In his first meeting with University of Wisconsin System officials, Republican Governor elect Scott Walker told them to prepare for cuts.
One Wisconsin Now on Tuesday, November 9th, 2010 in a news release
One Wisconsin Now says Scott Walker told the UW Regents to expect budget cuts
Wisconsin’s much-praised university system doesn’t rely on the state budget nearly as much as it used to, but more than $1 billion a year is nothing to sneeze at.
So you might excuse the UW System Board of Regents, a bunch of appointees of Democratic Gov. Jim Doyle, if they were nervous when Republican Governor-elect Scott Walker -- who has pledged to cut taxes and spending -- arrived to address the group days after his Nov. 2, 2010 election win.
Walker’s speech was an anxiety-booster, at least according to the account in Madison’s Capital Times, which headlined its account: "Taste of things to come: Do more with less, Gov.-elect Walker tells regents."
That story prompted the liberal advocacy group One Wisconsin Now-- a frequent Walker critic -- to label Walker a hypocrite and add him to its new "GOP Promise Breakers" website.
Walker, the group charged in a Nov. 9, 2010 news release, "defended the University of Wisconsin system on the campaign trail, but in his first meeting with the regents, told them to prepare for cuts."
The group added: "Scott Walker participated in debates with both Republican and Democratic opponents. He traveled around Wisconsin (even on taxpayer expense at times) and visited university campuses. And nowhere can we find him saying that the solution to skyrocketing tuition and lost opportunity for young Wisconsinites was cutting UW funding."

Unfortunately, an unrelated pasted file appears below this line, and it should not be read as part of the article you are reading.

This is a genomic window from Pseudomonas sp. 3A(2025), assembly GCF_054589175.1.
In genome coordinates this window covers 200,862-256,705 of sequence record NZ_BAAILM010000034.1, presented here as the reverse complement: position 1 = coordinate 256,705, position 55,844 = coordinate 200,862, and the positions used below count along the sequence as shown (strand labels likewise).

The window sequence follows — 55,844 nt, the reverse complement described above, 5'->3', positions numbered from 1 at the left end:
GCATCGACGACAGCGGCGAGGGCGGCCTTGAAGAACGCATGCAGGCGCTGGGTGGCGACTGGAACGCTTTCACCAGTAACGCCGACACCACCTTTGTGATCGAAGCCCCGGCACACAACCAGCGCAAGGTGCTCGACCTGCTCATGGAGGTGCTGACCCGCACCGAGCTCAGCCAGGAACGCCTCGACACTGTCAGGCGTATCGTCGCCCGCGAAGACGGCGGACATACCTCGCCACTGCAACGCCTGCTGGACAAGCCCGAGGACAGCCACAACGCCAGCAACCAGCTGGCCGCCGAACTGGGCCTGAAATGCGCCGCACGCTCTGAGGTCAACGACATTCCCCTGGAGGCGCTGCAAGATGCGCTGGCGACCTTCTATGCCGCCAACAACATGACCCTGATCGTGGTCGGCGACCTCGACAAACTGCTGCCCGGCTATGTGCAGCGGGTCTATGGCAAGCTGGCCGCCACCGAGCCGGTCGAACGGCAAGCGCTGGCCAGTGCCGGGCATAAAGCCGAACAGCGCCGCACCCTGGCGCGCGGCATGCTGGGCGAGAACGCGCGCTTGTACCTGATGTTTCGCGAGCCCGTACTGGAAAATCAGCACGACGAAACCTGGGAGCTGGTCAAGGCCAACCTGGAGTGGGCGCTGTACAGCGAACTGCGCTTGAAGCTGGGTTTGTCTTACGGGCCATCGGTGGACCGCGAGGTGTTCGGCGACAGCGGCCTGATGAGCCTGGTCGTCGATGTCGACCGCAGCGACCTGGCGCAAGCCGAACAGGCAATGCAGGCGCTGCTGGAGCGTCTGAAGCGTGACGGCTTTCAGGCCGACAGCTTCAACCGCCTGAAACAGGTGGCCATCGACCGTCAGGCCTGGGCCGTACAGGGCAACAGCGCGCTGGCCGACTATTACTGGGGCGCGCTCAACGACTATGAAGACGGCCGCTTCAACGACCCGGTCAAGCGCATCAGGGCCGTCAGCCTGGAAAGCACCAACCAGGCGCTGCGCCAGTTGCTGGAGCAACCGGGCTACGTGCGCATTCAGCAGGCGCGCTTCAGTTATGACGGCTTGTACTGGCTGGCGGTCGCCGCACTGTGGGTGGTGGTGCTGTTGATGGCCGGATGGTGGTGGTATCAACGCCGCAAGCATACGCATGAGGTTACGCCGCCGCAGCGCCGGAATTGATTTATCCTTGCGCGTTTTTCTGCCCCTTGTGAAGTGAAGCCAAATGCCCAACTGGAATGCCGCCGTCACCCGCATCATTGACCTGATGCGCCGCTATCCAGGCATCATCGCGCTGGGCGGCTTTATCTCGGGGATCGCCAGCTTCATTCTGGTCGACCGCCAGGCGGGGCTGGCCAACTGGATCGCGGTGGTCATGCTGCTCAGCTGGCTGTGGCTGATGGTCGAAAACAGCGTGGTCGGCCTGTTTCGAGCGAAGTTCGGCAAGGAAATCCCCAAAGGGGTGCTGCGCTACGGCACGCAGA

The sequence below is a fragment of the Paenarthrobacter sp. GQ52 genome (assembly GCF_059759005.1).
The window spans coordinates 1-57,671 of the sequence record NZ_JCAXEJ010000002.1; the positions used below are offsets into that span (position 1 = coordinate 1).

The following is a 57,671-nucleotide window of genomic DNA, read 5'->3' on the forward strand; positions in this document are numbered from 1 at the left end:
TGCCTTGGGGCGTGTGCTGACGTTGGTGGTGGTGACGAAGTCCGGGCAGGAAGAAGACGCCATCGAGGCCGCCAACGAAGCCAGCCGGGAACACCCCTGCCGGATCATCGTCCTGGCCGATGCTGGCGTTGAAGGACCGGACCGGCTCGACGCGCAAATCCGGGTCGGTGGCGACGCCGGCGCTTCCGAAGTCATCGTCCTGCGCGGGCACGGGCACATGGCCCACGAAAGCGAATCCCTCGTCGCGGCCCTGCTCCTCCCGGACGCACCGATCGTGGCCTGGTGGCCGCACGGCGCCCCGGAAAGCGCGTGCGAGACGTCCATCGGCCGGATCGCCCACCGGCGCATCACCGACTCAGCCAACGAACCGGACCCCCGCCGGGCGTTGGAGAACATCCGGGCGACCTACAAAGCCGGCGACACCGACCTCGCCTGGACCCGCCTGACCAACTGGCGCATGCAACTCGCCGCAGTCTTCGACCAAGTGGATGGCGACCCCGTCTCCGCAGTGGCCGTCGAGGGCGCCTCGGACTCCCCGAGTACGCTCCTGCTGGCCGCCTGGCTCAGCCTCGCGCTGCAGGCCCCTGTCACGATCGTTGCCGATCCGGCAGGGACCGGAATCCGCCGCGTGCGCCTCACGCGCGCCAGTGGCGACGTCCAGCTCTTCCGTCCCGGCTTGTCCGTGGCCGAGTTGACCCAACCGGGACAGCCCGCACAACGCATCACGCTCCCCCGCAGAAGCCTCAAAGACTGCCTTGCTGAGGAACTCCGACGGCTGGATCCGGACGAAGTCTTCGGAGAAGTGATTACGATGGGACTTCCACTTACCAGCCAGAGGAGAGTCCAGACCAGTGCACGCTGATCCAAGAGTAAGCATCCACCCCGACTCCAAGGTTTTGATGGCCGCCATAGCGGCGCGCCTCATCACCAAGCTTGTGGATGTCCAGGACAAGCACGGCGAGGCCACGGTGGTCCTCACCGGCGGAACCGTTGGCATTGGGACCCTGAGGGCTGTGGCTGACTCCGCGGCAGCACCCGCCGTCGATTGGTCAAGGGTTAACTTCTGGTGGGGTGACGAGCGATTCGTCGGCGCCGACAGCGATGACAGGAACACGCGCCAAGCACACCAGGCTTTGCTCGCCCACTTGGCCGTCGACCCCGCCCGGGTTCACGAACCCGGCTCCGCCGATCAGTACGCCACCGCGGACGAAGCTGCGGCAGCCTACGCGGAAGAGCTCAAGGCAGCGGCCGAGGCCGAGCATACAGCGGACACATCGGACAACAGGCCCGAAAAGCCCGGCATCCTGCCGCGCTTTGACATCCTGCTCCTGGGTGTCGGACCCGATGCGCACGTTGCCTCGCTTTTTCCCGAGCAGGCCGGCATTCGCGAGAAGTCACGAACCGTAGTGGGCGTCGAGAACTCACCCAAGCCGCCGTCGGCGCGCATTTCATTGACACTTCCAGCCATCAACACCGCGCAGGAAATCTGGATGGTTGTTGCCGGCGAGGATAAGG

So, did Walker declare the UW system is in line for cuts?
The group says so, but we decided to do our own homework on this one.
Scot Ross, executive director of the One Wisconsin Now, told PolitiFact Wisconsin the source was the Capital Times story. Specifically, he cited a line in the story that paraphrased Walker’s remarks to regents as a directive that university officials "do more with less."
The story goes on to quote Walker as saying: "It isn’t just always about more money."
Said Ross: "If ‘less’ doesn't mean a reduction from what the system currently has, I guess One Wisconsin Now will have to ask Walker to explain to (us) the English language."
In the government vernacular, of course, a "cut" is often a smaller than expected increase.
So, let’s call our class to order.
First, One Wisconsin Now says Walker defended the UW system’s value during the campaign. That is not in dispute. We looked at numerous Walker statements from the campaign. He typically spoke in general terms, such as education quality and the system as a driver for the state’s economy.
But nowhere did we find a spot where he pledged there would be no cuts, or promised an increase. So, when One Wisconsin Now spins the hypocrite angle, its starting point is off the mark.
As for Walker’s brief speech, we listened to an audio recording of it.